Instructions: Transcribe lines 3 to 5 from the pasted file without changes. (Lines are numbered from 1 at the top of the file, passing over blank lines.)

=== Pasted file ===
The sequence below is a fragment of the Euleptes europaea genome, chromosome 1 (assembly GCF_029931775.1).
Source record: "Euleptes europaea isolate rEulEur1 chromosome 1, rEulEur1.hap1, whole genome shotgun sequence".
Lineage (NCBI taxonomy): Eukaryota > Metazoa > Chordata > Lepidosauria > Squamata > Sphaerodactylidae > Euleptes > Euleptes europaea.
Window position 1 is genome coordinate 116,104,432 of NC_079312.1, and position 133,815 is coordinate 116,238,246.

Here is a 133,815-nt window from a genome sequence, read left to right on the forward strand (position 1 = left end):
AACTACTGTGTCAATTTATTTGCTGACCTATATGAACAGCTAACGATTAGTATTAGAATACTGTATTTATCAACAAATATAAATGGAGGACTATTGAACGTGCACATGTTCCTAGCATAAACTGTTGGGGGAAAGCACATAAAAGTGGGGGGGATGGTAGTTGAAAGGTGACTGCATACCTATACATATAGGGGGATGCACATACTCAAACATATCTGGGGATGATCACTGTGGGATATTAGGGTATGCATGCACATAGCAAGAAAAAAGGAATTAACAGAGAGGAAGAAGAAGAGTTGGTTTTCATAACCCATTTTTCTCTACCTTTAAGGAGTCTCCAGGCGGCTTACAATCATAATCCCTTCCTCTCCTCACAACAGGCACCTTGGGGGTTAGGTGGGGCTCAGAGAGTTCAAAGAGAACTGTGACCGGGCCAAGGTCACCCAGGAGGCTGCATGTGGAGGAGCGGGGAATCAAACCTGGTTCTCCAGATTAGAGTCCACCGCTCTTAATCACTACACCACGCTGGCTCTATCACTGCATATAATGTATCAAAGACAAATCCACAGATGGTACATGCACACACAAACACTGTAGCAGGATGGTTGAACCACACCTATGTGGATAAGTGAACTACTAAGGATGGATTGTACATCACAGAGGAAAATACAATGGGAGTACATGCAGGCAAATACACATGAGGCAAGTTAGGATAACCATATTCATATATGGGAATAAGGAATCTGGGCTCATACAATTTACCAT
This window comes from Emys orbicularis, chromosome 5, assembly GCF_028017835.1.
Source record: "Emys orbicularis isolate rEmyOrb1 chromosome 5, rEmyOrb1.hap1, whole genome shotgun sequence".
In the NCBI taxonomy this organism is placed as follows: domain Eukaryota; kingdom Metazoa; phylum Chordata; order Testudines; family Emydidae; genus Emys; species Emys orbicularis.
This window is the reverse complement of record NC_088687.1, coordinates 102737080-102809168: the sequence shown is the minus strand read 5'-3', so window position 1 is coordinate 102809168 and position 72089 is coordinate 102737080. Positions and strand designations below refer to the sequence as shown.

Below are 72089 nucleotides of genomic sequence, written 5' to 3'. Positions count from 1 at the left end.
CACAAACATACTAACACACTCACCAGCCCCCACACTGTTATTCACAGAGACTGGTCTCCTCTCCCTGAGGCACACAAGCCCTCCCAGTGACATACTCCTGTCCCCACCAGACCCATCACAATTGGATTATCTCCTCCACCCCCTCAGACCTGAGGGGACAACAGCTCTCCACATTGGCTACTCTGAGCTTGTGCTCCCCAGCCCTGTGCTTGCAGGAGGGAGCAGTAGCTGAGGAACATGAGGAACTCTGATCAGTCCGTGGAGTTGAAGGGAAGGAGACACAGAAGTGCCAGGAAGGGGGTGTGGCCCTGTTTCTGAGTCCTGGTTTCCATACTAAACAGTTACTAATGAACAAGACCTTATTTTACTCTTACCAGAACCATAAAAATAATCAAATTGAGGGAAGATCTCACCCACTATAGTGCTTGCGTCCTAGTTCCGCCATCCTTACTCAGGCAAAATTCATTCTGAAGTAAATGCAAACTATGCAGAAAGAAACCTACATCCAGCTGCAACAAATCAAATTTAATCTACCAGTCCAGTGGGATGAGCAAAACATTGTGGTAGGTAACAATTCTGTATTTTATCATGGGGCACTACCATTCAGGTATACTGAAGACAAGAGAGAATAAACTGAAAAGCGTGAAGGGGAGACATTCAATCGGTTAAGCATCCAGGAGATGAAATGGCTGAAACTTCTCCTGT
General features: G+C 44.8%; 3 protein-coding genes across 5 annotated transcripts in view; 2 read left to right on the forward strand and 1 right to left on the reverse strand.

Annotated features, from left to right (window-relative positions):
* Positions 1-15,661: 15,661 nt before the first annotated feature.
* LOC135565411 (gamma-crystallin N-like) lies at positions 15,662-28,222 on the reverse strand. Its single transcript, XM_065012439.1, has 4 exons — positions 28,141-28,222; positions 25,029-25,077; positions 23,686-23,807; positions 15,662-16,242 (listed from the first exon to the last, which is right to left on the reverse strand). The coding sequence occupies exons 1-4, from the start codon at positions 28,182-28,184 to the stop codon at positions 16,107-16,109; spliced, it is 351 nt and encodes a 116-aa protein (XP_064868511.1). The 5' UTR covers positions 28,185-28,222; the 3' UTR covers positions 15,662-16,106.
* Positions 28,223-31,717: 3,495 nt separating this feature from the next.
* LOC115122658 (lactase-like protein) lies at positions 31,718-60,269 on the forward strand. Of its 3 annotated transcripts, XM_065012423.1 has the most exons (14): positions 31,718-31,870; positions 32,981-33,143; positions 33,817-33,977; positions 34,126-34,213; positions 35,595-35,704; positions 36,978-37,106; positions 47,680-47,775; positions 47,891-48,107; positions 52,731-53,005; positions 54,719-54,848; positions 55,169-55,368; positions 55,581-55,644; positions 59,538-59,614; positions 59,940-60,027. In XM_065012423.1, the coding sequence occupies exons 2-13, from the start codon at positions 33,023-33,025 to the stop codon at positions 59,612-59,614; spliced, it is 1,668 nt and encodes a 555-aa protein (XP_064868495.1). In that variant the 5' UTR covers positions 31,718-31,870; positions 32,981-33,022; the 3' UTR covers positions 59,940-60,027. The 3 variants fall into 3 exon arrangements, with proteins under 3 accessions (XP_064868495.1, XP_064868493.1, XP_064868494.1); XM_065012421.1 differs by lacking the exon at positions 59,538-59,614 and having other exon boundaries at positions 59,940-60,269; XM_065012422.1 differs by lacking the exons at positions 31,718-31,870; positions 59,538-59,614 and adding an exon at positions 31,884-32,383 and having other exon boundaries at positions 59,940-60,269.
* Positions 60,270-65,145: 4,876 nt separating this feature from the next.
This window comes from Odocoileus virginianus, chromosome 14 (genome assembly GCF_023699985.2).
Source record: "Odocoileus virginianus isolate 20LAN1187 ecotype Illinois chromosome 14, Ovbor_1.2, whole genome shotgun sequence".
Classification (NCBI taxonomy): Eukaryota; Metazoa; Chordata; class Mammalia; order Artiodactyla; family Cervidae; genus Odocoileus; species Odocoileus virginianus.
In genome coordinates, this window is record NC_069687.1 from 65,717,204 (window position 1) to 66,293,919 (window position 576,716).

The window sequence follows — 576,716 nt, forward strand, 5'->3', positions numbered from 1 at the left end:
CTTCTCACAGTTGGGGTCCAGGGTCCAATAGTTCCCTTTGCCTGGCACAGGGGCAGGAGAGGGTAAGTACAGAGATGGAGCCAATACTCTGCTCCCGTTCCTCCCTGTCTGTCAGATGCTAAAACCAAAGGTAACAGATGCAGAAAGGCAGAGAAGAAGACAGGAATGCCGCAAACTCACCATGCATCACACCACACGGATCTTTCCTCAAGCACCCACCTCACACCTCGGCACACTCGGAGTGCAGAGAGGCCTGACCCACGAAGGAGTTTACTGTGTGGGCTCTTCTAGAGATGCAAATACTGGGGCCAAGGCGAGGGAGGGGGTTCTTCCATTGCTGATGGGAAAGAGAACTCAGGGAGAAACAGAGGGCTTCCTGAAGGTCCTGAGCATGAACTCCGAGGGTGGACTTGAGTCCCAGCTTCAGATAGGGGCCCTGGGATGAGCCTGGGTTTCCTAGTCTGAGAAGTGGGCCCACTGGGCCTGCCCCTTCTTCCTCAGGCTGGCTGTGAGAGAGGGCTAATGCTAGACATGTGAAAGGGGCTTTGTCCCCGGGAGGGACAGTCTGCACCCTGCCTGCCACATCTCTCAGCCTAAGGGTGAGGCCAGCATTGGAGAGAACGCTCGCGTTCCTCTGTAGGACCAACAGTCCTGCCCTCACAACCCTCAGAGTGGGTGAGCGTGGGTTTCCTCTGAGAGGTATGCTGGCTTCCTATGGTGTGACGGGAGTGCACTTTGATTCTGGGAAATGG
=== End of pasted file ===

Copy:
Lineage (NCBI taxonomy): Eukaryota > Metazoa > Chordata > Lepidosauria > Squamata > Sphaerodactylidae > Euleptes > Euleptes europaea.
Window position 1 is genome coordinate 116,104,432 of NC_079312.1, and position 133,815 is coordinate 116,238,246.

Here is a 133,815-nt window from a genome sequence, read left to right on the forward strand (position 1 = left end):